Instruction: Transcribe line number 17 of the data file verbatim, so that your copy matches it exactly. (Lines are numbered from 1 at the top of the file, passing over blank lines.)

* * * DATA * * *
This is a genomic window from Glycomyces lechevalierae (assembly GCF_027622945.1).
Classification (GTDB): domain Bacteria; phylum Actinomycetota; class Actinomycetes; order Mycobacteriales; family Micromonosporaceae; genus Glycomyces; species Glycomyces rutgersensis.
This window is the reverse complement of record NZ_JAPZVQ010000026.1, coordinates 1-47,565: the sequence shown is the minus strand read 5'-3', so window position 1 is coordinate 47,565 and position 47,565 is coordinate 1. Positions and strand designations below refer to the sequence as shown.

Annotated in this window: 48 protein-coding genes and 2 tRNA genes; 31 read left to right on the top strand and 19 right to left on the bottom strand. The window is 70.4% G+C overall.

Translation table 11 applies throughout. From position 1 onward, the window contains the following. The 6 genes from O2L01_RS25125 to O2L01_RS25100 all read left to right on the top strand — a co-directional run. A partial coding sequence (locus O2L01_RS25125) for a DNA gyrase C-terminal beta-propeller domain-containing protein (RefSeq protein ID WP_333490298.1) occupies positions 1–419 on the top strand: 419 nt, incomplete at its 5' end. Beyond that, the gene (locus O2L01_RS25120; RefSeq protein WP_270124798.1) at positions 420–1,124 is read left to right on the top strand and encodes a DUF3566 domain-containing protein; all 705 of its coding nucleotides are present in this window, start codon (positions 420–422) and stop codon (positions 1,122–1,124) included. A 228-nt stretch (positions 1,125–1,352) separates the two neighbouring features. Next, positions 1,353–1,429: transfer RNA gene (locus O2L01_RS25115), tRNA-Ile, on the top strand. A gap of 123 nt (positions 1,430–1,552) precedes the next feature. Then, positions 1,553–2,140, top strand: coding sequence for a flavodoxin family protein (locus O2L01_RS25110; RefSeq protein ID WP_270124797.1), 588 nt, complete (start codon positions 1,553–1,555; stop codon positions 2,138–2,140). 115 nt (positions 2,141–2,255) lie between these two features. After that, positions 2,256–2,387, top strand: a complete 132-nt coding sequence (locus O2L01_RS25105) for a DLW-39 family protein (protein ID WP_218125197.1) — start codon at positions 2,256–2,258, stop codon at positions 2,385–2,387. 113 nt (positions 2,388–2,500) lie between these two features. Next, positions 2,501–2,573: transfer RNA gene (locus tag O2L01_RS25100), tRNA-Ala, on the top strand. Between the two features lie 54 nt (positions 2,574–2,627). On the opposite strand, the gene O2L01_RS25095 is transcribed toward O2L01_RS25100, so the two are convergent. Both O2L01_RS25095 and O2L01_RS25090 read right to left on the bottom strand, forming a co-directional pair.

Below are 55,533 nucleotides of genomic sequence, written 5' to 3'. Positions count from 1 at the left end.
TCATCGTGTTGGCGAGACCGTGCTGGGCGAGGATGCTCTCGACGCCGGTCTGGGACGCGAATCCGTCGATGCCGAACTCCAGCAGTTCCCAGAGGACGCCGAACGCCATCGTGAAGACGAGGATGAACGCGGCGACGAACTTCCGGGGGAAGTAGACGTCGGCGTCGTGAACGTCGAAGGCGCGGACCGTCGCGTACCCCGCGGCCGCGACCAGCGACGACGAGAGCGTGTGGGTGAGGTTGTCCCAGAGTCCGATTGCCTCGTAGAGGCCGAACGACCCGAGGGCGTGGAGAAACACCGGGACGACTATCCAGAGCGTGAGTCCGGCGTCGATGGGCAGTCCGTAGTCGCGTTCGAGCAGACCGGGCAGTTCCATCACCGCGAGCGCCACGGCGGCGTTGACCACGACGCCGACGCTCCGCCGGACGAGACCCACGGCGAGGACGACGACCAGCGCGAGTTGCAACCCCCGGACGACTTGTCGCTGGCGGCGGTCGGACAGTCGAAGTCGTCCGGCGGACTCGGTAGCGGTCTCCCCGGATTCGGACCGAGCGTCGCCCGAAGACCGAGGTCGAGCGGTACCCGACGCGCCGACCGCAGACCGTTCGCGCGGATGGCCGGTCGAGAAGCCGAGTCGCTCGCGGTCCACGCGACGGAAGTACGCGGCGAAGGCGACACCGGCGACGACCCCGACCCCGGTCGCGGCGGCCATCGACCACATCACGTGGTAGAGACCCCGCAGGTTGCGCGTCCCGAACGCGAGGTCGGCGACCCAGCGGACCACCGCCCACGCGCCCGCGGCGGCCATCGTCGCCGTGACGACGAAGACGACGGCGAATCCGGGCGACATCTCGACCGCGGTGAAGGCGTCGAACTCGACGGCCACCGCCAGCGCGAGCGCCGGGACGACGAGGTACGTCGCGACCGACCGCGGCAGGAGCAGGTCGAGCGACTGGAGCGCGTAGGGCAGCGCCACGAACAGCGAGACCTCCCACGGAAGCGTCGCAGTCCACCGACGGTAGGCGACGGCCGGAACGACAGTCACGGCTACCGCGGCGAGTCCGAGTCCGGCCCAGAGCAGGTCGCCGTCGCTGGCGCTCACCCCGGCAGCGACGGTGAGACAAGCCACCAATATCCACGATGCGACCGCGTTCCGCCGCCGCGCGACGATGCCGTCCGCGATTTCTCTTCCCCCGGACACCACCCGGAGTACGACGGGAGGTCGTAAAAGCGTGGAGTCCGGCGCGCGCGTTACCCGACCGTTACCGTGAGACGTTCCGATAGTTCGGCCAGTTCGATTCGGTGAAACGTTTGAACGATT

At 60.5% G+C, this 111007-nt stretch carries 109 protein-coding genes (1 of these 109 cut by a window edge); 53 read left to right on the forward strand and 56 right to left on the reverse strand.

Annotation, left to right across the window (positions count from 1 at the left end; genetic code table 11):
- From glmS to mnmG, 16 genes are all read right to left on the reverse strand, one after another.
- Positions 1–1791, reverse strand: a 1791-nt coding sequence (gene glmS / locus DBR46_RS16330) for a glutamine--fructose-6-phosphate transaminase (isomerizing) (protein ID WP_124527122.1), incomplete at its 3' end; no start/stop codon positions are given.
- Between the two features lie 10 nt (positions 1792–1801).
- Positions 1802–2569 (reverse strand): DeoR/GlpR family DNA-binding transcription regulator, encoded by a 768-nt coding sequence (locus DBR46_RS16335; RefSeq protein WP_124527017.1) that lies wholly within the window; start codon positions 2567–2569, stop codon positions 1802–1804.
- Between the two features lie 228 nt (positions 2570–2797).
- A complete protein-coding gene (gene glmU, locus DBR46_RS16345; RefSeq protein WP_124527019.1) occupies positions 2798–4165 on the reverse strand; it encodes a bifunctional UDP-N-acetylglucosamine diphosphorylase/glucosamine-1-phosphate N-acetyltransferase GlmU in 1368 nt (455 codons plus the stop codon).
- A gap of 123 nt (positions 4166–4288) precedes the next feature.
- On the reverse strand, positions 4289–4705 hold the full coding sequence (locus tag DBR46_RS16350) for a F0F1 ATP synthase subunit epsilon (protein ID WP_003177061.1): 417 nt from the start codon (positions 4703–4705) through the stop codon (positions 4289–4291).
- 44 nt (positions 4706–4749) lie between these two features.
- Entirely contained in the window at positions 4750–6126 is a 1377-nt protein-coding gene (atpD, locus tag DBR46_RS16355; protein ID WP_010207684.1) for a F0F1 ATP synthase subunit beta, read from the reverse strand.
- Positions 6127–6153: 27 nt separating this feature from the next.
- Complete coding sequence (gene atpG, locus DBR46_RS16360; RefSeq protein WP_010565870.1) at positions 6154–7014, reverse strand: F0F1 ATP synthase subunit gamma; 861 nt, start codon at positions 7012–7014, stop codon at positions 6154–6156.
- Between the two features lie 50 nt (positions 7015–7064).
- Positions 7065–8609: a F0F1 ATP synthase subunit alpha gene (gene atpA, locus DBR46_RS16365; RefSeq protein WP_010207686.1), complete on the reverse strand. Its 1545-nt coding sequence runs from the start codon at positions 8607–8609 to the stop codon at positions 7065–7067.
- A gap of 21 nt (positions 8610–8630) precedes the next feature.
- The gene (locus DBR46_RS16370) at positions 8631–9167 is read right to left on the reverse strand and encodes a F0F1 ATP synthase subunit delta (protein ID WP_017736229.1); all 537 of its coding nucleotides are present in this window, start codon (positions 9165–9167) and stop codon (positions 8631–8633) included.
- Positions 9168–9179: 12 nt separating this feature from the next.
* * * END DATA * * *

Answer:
- On the reverse strand, positions 4289–4705 hold the full coding sequence (locus tag DBR46_RS16350) for a F0F1 ATP synthase subunit epsilon (protein ID WP_003177061.1): 417 nt from the start codon (positions 4703–4705) through the stop codon (positions 4289–4291).